ACLU Challenges Palestinian Professor's Detention, Saying Charges of Terrorist Ties Proved Unfounded

Affiliate: ACLU of Florida
May 14, 2002 12:00 am

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MIAMI–The American Civil Liberties Union of Florida filed a petition in federal court today arguing that the Immigration and Naturalization Service’s continued detention of a Palestinian man violates both federal law and the Constitution.

Mazen Al Najjar spent three-and-a-half years in custody based on secret evidence that neither he nor his attorneys ever saw. He was released in December 2000 after a federal judge ruled his detention unconstitutional. An immigration judge later found the government’s charges of terrorist ties unfounded. Al Najjar was arrested again on November 24, 2001, after he attempted but failed to have a deportation order overturned.

“”The re-detention of Al Najjar is an exercise of raw government power that serves no legitimate purpose,”” said Randall Marshall, Legal Director of the ACLU of Florida, which is part of Al Najjar’s legal defense team. “”Al Najjar has never been accused of a crime, yet he is being detained in solitary confinement under conditions more severe than those imposed on many convicted murderers.””

The government acknowledged in November 2001 that Al Najjar had nothing to do with the events of September 11, but in a press release issued on the day of his arrest the Department of Justice said that his detention demonstrated its “”commitment to address terrorism.””

The motion filed in federal court today argues that under the immigration law that applies to his case, the INS is authorized to detain him for at most six months from the time that his deportation order could have been carried out. That six-month period ran out today. The ACLU and other lawyers for Al Najjar argue that under the law he must be released.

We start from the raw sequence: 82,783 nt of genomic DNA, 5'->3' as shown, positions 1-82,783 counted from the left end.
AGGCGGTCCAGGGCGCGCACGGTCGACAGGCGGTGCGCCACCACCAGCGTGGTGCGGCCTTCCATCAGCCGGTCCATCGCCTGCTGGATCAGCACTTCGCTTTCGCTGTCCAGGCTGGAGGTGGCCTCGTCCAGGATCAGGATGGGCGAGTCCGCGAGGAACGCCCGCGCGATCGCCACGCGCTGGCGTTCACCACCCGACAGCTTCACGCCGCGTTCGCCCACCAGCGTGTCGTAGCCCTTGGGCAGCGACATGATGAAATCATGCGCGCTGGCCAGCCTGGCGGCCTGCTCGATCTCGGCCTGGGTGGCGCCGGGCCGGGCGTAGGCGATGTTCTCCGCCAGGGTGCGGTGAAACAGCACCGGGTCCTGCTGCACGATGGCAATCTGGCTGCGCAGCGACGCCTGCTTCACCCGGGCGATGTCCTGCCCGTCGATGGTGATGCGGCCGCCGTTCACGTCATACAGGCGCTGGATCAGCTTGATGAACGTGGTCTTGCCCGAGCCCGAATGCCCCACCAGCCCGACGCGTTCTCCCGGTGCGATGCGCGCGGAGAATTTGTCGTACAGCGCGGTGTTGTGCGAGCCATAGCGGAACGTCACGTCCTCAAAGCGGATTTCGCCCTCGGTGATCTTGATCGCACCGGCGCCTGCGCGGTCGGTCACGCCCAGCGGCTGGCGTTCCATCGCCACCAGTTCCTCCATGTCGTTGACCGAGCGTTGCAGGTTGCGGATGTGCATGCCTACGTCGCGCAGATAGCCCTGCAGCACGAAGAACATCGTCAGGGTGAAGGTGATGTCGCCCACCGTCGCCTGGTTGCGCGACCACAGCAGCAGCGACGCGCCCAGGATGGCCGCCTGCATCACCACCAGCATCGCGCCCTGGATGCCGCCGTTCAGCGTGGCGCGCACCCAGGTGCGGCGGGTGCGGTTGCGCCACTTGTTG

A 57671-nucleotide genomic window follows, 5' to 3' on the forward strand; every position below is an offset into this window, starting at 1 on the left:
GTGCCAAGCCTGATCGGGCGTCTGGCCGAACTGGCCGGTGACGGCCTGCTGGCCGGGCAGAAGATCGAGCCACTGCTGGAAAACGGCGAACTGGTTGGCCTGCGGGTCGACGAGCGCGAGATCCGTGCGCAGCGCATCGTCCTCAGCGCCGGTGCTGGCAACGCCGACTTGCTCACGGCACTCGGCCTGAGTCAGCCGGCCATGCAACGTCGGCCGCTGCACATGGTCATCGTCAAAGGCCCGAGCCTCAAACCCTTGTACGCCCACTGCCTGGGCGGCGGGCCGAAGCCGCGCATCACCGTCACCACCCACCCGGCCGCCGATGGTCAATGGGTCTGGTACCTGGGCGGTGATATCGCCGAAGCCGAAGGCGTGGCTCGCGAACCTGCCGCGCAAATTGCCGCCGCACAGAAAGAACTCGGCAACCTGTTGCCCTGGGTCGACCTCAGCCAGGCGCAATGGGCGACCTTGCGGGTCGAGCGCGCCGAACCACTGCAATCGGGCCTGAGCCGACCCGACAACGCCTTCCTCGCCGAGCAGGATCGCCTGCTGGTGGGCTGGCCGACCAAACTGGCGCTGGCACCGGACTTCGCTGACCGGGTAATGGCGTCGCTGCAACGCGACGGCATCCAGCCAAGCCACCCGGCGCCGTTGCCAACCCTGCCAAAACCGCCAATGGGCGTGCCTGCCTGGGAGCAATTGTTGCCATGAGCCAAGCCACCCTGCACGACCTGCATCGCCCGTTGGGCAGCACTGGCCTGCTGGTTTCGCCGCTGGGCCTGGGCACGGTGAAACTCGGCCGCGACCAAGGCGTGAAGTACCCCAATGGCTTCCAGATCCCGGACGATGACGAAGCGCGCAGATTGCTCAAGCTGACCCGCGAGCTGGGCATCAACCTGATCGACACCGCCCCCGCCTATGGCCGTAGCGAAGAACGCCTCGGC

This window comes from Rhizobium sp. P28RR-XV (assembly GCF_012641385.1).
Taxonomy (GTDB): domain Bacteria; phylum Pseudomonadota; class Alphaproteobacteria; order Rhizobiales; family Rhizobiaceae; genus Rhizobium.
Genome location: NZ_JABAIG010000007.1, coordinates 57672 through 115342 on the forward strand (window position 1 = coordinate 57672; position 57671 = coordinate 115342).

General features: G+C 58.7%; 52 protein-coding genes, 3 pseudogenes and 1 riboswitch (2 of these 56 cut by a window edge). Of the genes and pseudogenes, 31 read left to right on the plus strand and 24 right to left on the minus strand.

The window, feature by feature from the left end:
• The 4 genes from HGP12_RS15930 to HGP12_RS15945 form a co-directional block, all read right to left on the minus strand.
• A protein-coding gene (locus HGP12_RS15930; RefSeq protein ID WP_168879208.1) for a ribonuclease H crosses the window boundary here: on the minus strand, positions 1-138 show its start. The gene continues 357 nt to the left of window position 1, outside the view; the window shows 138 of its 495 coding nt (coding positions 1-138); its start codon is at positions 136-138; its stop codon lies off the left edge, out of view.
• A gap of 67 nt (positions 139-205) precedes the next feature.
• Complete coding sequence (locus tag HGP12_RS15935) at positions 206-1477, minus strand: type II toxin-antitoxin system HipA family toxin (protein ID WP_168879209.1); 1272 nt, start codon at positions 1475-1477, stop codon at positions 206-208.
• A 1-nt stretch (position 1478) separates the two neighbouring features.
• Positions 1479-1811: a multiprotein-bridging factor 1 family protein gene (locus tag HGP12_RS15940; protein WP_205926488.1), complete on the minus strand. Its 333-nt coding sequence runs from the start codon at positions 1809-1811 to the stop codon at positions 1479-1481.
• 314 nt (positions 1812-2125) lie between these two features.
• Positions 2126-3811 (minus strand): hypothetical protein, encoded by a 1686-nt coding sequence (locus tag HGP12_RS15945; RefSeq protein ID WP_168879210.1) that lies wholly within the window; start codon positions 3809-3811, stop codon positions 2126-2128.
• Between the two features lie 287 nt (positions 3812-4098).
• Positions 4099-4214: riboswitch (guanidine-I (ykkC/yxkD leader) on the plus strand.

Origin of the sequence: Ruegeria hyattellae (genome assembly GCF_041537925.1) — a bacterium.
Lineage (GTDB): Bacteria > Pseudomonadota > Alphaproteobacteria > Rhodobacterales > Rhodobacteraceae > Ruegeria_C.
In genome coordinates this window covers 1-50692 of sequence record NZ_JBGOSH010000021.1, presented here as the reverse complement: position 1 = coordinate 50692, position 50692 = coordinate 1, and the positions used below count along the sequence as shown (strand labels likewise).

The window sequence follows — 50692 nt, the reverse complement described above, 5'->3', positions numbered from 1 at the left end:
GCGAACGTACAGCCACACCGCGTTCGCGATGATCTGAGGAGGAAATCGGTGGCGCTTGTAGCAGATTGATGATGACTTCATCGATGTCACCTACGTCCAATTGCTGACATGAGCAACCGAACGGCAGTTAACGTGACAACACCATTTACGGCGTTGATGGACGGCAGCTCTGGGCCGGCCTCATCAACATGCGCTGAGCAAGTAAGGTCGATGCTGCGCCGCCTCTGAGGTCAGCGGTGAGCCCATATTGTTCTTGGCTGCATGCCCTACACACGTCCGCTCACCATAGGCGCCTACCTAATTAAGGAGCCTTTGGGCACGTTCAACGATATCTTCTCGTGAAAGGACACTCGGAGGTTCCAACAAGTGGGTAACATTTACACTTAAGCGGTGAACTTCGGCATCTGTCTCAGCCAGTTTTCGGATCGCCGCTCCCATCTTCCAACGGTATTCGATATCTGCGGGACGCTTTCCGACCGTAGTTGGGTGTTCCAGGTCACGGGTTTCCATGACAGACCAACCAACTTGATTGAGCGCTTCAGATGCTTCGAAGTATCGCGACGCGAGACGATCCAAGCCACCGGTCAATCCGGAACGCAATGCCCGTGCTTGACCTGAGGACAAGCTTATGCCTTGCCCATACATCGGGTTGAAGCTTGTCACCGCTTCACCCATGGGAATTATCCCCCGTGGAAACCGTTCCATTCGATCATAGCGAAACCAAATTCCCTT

Al Najjar’s legal team is arguing that his continued detention is unconstitutional for two reasons: (1) he has been found not to pose a danger or a flight risk, and therefore there is no legitimate reason to detain him; and (2) there is no significant likelihood that he will be deported in the foreseeable future. The country to which he has been ordered deported, the United Arab Emirates, informed Al Najjar’s counsel on March 11, 2002, that it would not admit him. And as a stateless Palestinian, Al Najjar has no right to return to any country.

“”Mazen Al Najjar has never been charged with a crime, yet he has spent more than four years behind bars, first on secret evidence that he had no chance to rebut, and for the last six months on no evidence of dangerousness whatsoever,”” said David Cole, lead counsel for Al Najjar and a professor at Georgetown University Law Center. “”Under immigration law and the Constitution, however, his nightmare should now come to an end, because he is clearly entitled to be released.””

In addition to Cole and Marshall, Al Najjar is represented by Nancy Chang of the Center for Constitutional Rights, Joseph Hohenstein of the Nationalities Service Center, and Florida immigration attorneys Martin Schwarz and Ira Kurzban.

The court documents are available on the ACLU of Florida’s web site at the following URLs:

Habeas Corpus Petition Seeking Al Najjar’s Release:

Memorandum in Support of Petitioner’s Emergency Motion for Immediate Release from Custody:

Emergency Motion for Release and Preliminary Injunction and Request for Expedited Briefing and Oral Argument:

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